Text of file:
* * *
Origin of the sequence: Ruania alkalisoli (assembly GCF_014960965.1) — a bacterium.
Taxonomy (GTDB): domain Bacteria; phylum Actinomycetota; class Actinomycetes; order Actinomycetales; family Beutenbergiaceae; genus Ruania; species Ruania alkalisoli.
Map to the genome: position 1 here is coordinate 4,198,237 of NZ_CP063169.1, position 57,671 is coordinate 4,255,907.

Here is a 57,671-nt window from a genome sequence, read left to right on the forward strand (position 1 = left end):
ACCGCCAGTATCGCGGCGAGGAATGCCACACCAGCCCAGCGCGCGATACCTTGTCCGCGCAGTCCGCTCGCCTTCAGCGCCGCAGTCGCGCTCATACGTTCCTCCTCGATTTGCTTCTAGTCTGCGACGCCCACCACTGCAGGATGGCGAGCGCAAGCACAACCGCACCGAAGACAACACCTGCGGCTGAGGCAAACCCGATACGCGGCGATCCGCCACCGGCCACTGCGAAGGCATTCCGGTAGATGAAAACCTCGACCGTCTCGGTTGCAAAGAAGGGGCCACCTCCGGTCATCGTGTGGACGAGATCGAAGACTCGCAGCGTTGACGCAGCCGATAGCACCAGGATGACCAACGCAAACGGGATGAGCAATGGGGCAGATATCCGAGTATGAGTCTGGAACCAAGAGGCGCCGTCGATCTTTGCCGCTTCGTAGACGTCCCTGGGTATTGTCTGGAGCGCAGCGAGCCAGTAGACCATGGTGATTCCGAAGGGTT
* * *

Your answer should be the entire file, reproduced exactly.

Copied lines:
Origin of the sequence: Ruania alkalisoli (assembly GCF_014960965.1) — a bacterium.
Taxonomy (GTDB): domain Bacteria; phylum Actinomycetota; class Actinomycetes; order Actinomycetales; family Beutenbergiaceae; genus Ruania; species Ruania alkalisoli.
Map to the genome: position 1 here is coordinate 4,198,237 of NZ_CP063169.1, position 57,671 is coordinate 4,255,907.

Here is a 57,671-nt window from a genome sequence, read left to right on the forward strand (position 1 = left end):
ACCGCCAGTATCGCGGCGAGGAATGCCACACCAGCCCAGCGCGCGATACCTTGTCCGCGCAGTCCGCTCGCCTTCAGCGCCGCAGTCGCGCTCATACGTTCCTCCTCGATTTGCTTCTAGTCTGCGACGCCCACCACTGCAGGATGGCGAGCGCAAGCACAACCGCACCGAAGACAACACCTGCGGCTGAGGCAAACCCGATACGCGGCGATCCGCCACCGGCCACTGCGAAGGCATTCCGGTAGATGAAAACCTCGACCGTCTCGGTTGCAAAGAAGGGGCCACCTCCGGTCATCGTGTGGACGAGATCGAAGACTCGCAGCGTTGACGCAGCCGATAGCACCAGGATGACCAACGCAAACGGGATGAGCAATGGGGCAGATATCCGAGTATGAGTCTGGAACCAAGAGGCGCCGTCGATCTTTGCCGCTTCGTAGACGTCCCTGGGTATTGTCTGGAGCGCAGCGAGCCAGTAGACCATGGTGATTCCGAAGGGTT